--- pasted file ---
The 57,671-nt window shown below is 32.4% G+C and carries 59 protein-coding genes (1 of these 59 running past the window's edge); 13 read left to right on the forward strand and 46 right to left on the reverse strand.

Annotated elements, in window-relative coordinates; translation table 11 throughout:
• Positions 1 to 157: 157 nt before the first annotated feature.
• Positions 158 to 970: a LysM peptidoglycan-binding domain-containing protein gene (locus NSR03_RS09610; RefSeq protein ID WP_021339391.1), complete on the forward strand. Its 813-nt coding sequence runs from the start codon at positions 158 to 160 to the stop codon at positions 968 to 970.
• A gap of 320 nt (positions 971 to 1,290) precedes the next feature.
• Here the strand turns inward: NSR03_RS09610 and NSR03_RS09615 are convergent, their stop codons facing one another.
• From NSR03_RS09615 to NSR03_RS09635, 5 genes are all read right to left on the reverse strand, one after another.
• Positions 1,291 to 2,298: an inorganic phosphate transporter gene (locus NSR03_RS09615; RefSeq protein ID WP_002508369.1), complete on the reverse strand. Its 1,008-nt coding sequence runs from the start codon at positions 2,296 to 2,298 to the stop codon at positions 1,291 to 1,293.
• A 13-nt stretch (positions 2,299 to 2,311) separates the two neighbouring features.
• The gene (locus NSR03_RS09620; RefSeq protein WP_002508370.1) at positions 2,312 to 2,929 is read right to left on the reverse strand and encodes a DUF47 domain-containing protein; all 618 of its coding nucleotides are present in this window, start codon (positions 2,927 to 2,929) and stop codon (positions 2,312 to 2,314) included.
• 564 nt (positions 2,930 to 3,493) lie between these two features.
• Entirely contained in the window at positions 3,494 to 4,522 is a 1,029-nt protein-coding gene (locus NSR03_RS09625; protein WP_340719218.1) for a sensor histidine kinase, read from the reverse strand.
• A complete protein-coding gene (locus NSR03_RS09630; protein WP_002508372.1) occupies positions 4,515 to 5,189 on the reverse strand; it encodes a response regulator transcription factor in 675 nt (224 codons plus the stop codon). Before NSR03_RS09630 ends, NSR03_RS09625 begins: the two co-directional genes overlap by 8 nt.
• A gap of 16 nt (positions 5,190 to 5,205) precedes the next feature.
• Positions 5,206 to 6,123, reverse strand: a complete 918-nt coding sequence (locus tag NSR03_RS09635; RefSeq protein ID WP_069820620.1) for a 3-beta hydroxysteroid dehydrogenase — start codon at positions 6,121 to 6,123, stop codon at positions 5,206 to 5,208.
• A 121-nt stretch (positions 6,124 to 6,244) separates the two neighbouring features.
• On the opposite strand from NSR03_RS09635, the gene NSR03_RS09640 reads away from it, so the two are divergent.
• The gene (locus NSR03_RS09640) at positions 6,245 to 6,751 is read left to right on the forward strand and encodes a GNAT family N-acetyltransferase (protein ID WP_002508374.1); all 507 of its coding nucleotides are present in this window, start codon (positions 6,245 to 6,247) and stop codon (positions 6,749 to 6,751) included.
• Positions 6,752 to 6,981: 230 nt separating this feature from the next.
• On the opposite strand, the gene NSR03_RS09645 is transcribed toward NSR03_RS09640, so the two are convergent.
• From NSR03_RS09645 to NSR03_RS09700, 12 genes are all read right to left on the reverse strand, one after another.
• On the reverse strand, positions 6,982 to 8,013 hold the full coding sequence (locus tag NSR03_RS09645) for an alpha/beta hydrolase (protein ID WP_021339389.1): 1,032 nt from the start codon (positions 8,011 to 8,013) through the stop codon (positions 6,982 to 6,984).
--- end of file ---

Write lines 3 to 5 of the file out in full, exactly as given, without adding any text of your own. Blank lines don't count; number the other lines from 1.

• Positions 1 to 157: 157 nt before the first annotated feature.
• Positions 158 to 970: a LysM peptidoglycan-binding domain-containing protein gene (locus NSR03_RS09610; RefSeq protein ID WP_021339391.1), complete on the forward strand. Its 813-nt coding sequence runs from the start codon at positions 158 to 160 to the stop codon at positions 968 to 970.
• A gap of 320 nt (positions 971 to 1,290) precedes the next feature.